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One of North Okanagan’s best-known venues closing after 24 years

Click to play video: 'Lorenzo’s Café closes after 24 years of live music in the North Okanagan' Lorenzo’s Café closes after 24 years of live music in the North Okanagan
After more than 1,000 shows over the past 24 years, Lorenzo’s Café will be turning off its lights at the end of October. – Oct 14, 2019

After more than two decades in operation, Lorne Costley’s dream of bringing the “best of the city to the country” is coming to an end.

The entrepreneur who ran Lorenzo’s Cafe, one of the North Okanagan’s best-known venues for 24 years, is closing the business.

The last show will be a Halloween party on Oct. 26 featuring 10-piece Vernon band the Legendary Lake Monsters.

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The venue is a legend in its own right, attracting, as Costley describes it, “award-winning musicians from around the world” to his rural property near Enderby.

However, the unique rural setting has also made it more challenging for Lorenzo’s to attract audiences.

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Click to play video: 'Okanagan venues host tour to attract new acts' Okanagan venues host tour to attract new acts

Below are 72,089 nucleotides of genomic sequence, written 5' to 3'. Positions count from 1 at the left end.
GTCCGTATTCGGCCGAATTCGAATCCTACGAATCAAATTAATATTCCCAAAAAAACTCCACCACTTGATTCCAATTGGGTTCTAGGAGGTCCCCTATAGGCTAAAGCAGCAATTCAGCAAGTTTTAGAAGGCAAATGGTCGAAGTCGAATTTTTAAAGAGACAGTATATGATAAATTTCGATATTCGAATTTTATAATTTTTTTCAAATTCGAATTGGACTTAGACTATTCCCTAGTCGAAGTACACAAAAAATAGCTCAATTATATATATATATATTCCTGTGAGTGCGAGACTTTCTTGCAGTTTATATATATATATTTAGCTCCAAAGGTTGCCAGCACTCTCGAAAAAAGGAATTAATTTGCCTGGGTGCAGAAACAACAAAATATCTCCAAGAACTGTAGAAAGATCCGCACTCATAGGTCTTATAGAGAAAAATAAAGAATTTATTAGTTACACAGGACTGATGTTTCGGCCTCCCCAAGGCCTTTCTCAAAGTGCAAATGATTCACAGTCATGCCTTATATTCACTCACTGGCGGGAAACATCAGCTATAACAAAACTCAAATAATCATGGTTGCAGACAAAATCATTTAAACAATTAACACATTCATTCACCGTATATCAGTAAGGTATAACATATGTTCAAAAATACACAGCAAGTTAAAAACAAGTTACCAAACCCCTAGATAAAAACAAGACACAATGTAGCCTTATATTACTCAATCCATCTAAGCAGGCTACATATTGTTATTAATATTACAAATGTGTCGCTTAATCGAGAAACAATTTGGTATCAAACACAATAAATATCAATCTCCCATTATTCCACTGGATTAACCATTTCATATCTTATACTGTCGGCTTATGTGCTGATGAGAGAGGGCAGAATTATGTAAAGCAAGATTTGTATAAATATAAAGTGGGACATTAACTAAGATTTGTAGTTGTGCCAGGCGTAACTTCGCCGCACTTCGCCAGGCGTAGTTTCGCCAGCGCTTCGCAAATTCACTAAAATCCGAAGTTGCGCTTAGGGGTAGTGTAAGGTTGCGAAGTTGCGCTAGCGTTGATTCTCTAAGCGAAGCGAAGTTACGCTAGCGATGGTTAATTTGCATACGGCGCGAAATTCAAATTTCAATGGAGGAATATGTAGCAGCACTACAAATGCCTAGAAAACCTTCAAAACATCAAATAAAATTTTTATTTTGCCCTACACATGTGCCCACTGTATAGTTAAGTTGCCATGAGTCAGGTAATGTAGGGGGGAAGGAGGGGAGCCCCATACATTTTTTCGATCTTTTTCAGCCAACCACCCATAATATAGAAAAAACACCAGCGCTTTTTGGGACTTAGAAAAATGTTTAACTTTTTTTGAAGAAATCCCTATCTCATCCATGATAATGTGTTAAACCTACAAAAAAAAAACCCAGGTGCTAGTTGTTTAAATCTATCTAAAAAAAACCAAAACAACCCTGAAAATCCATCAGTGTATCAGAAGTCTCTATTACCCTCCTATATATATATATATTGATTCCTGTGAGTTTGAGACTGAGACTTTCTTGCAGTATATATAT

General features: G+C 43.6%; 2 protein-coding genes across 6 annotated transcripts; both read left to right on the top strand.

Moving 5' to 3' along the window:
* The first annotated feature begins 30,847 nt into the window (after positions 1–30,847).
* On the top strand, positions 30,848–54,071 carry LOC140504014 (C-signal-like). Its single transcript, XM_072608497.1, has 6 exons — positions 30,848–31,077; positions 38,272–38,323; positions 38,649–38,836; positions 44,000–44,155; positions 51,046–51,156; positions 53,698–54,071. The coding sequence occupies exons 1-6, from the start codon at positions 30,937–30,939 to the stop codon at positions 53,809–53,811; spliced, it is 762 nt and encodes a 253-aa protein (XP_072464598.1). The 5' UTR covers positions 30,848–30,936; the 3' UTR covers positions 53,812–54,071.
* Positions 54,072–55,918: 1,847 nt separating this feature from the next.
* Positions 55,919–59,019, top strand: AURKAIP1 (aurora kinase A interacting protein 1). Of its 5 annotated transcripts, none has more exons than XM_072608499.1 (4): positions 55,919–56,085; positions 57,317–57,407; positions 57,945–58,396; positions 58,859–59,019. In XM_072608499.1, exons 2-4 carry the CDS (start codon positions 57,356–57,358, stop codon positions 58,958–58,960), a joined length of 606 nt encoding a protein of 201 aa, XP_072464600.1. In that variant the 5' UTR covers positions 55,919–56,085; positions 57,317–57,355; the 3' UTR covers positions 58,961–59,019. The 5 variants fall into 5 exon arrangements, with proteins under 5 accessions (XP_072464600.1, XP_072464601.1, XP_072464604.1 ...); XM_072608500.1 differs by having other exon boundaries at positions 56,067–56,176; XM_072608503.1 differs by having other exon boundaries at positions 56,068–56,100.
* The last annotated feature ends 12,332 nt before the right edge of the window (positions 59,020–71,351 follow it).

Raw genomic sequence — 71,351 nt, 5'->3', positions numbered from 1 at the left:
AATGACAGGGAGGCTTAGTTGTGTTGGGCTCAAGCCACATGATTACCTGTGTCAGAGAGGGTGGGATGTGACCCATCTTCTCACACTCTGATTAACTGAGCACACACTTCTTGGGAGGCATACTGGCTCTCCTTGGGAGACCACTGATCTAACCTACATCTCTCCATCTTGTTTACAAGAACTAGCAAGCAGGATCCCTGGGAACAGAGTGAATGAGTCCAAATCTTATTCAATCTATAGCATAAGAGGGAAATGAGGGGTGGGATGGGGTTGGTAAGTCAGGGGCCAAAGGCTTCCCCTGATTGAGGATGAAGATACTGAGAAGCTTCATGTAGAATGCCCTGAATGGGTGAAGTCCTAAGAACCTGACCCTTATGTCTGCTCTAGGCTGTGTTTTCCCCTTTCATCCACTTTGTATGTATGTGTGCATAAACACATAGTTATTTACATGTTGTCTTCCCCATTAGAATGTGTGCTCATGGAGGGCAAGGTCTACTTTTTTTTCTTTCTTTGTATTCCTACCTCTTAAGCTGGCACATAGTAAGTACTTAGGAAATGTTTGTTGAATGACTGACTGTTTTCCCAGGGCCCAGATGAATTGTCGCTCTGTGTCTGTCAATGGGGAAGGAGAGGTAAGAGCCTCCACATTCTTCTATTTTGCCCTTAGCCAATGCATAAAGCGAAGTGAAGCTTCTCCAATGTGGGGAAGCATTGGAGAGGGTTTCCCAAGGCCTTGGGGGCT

Okanagan venues host tour to attract new acts – Aug 21, 2019

Costley said while patrons have come from as far away as Washington State and the Lower Mainland for concerts and shows in the summer, it’s been hard to maintain consistent audiences in the off-season.

“A lot of times I will get an eight-piece band from Winnipeg with six people in the audience,” he said.

The former Vancouverite says he loves living in the Enderby area and set up the venue to fulfill a need he saw there: to provide live music in a social setting with great acoustics.

“It’s (still) just as unavailable here. When I’m closed there is going to be fewer options that are going to supply the ambiance, the music and the atmosphere that we have here,” Costley said.

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“That is what I did it for in first place and I’m going to miss that when it is gone.”

Costley said closing the business will also be a relief of sorts that will let him attend festivals he’s had to miss over the years because he was “married to Lorenzo’s.”

The venue operator has tried unsuccessfully to sell the business for four years. Costley is still open to offers or proposals to use the building for something else.

He believes the space is also well suited to become a professional office, artist gallery or studio for dance or yoga.

The venue is housed in an old schoolhouse that Costley has added onto. The original building dates back to 1919.

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“It’s been an amazing experience and I’ve learned a lot in this old school,” he said.

Lorne said after the business closes he is planning to travel and spend more time woodworking.

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